For more than two and a half years, Hong Kong’s government has adhered to a version of China’s zero-COVID policy, enforcing strict coronavirus controls and mandatory quarantine for international arrivals.
Quarantine, once as long as three weeks, has now been reduced to three days and the government has signalled it may soon join the rest of the world in scrapping travel curbs.
Chan signalled his support for making travel and business easier.
“The aspects related to the pandemic need to continue to improve in order for us to see larger investments because people are more cautious in a high interest rates environment,” he said.
Hong Kong is one of the world’s wealthiest places, per capita – although there is entrenched inequality.
The city has healthy fiscal reserves but they have been depleted by the pandemic.
On Sunday, Chan said the fiscal deficit is expected to balloon to HK$100 billion (US$12.7 billion) this year, twice initial estimates.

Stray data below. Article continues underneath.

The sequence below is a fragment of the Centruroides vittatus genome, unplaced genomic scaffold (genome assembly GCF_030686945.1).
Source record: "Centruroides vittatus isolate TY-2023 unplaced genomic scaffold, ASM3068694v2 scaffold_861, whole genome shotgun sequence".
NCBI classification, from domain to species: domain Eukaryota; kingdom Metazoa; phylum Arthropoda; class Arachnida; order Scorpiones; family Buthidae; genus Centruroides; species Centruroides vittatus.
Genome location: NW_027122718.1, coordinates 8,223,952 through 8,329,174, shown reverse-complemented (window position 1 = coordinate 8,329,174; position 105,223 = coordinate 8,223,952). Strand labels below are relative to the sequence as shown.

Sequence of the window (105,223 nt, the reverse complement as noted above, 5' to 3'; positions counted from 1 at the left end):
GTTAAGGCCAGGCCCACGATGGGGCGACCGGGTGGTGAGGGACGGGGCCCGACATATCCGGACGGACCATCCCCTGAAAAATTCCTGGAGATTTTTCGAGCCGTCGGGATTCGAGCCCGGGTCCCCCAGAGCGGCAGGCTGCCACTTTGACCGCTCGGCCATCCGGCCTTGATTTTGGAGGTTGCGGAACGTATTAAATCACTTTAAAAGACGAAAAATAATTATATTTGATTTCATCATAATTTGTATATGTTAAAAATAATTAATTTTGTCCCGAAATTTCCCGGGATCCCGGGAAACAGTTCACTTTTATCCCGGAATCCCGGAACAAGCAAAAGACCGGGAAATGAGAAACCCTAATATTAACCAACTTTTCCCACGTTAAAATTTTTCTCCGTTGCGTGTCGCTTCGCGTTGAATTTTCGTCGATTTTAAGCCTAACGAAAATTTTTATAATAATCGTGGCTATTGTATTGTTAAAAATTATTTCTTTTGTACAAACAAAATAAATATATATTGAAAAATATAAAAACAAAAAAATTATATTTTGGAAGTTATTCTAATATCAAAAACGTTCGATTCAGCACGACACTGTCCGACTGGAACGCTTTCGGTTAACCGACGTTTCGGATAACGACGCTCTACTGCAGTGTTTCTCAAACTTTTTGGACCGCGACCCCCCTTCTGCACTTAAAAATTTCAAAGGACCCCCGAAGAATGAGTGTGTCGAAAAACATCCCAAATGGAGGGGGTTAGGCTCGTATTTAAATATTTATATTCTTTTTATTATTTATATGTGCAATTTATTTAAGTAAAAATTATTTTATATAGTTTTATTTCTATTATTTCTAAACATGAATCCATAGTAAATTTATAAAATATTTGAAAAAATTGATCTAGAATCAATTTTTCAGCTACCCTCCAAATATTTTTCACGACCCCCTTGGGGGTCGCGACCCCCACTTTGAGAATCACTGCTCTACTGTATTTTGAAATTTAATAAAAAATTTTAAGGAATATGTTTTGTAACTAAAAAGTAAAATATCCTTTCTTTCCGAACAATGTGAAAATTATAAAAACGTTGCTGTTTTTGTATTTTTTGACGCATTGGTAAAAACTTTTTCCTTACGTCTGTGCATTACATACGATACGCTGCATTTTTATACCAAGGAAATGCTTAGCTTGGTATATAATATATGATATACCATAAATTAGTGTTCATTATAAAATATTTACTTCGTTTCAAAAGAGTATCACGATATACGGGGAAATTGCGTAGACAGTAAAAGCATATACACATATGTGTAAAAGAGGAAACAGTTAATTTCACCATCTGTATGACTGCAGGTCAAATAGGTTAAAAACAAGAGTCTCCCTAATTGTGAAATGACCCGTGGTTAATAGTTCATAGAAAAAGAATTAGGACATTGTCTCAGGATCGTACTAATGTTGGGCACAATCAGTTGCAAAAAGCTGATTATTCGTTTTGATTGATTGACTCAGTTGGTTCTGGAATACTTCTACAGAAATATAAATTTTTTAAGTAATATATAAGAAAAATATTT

The Fed’s rate hikes hit Hong Kong’s stock market which fell as much as 2.6 per cent on Thursday, to 17965.33, the lowest since December 2011.
The Hang Seng Index has been one of the worst performing top bourses in the past two years, shedding more than 22 per cent since the start of January following last year’s 14 per cent drop.
The Hong Kong Monetary Authority followed the Fed’s hikes and warned banks may soon lift their prime interest rates later this year, making borrowing more expensive.
So far major banks such as Standard Chartered and HSBC have resisted following the Fed but the HKMA has warned it is “very likely” it may have to follow suit, especially if more Fed hikes come in November.
“The public should be prepared for the Hong Kong dollar interbank rates to rise further,” HKMA Chief Executive Eddie Yue told reporters on Thursday.
Hong Kong also saw a recession in 2019 when months of huge and sometimes violent democracy protests rocked the city.
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